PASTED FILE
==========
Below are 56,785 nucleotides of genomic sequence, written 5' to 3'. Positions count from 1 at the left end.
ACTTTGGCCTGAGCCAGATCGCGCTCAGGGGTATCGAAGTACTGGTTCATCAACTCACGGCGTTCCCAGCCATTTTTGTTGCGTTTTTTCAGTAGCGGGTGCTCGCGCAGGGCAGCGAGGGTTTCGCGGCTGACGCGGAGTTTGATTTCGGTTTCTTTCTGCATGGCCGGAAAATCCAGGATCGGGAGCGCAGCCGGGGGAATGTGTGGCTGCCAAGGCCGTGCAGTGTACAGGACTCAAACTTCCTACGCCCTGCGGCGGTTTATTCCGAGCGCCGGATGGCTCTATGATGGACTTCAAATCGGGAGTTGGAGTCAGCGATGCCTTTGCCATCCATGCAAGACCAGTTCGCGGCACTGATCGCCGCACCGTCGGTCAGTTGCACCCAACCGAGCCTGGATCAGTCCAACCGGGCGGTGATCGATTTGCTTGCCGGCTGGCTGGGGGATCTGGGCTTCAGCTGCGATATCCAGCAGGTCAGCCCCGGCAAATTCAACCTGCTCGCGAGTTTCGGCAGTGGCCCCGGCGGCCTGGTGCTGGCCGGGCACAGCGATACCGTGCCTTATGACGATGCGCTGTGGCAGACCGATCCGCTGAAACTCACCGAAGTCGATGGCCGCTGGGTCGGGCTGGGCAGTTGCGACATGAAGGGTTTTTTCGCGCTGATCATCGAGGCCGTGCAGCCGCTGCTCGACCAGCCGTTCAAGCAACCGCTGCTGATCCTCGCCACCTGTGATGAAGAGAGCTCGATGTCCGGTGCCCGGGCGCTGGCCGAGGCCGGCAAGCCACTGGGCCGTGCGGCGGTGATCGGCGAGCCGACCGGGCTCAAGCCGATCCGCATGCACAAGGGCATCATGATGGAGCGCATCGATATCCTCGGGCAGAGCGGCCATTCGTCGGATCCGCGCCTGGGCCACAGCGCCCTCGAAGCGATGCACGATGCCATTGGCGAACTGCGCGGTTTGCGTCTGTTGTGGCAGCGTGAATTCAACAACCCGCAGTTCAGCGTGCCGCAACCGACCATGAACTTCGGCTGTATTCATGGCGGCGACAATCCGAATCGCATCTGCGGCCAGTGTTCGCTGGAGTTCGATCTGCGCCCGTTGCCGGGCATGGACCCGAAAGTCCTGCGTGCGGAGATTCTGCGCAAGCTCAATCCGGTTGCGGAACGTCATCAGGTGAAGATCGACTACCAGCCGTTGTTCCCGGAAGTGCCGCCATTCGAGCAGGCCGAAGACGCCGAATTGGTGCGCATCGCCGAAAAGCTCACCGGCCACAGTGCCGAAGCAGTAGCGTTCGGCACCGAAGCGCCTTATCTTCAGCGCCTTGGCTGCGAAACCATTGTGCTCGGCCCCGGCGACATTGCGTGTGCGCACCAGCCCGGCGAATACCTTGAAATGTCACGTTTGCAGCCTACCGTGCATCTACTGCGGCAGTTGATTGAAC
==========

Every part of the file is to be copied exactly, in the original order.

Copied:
Below are 56,785 nucleotides of genomic sequence, written 5' to 3'. Positions count from 1 at the left end.
ACTTTGGCCTGAGCCAGATCGCGCTCAGGGGTATCGAAGTACTGGTTCATCAACTCACGGCGTTCCCAGCCATTTTTGTTGCGTTTTTTCAGTAGCGGGTGCTCGCGCAGGGCAGCGAGGGTTTCGCGGCTGACGCGGAGTTTGATTTCGGTTTCTTTCTGCATGGCCGGAAAATCCAGGATCGGGAGCGCAGCCGGGGGAATGTGTGGCTGCCAAGGCCGTGCAGTGTACAGGACTCAAACTTCCTACGCCCTGCGGCGGTTTATTCCGAGCGCCGGATGGCTCTATGATGGACTTCAAATCGGGAGTTGGAGTCAGCGATGCCTTTGCCATCCATGCAAGACCAGTTCGCGGCACTGATCGCCGCACCGTCGGTCAGTTGCACCCAACCGAGCCTGGATCAGTCCAACCGGGCGGTGATCGATTTGCTTGCCGGCTGGCTGGGGGATCTGGGCTTCAGCTGCGATATCCAGCAGGTCAGCCCCGGCAAATTCAACCTGCTCGCGAGTTTCGGCAGTGGCCCCGGCGGCCTGGTGCTGGCCGGGCACAGCGATACCGTGCCTTATGACGATGCGCTGTGGCAGACCGATCCGCTGAAACTCACCGAAGTCGATGGCCGCTGGGTCGGGCTGGGCAGTTGCGACATGAAGGGTTTTTTCGCGCTGATCATCGAGGCCGTGCAGCCGCTGCTCGACCAGCCGTTCAAGCAACCGCTGCTGATCCTCGCCACCTGTGATGAAGAGAGCTCGATGTCCGGTGCCCGGGCGCTGGCCGAGGCCGGCAAGCCACTGGGCCGTGCGGCGGTGATCGGCGAGCCGACCGGGCTCAAGCCGATCCGCATGCACAAGGGCATCATGATGGAGCGCATCGATATCCTCGGGCAGAGCGGCCATTCGTCGGATCCGCGCCTGGGCCACAGCGCCCTCGAAGCGATGCACGATGCCATTGGCGAACTGCGCGGTTTGCGTCTGTTGTGGCAGCGTGAATTCAACAACCCGCAGTTCAGCGTGCCGCAACCGACCATGAACTTCGGCTGTATTCATGGCGGCGACAATCCGAATCGCATCTGCGGCCAGTGTTCGCTGGAGTTCGATCTGCGCCCGTTGCCGGGCATGGACCCGAAAGTCCTGCGTGCGGAGATTCTGCGCAAGCTCAATCCGGTTGCGGAACGTCATCAGGTGAAGATCGACTACCAGCCGTTGTTCCCGGAAGTGCCGCCATTCGAGCAGGCCGAAGACGCCGAATTGGTGCGCATCGCCGAAAAGCTCACCGGCCACAGTGCCGAAGCAGTAGCGTTCGGCACCGAAGCGCCTTATCTTCAGCGCCTTGGCTGCGAAACCATTGTGCTCGGCCCCGGCGACATTGCGTGTGCGCACCAGCCCGGCGAATACCTTGAAATGTCACGTTTGCAGCCTACCGTGCATCTACTGCGGCAGTTGATTGAAC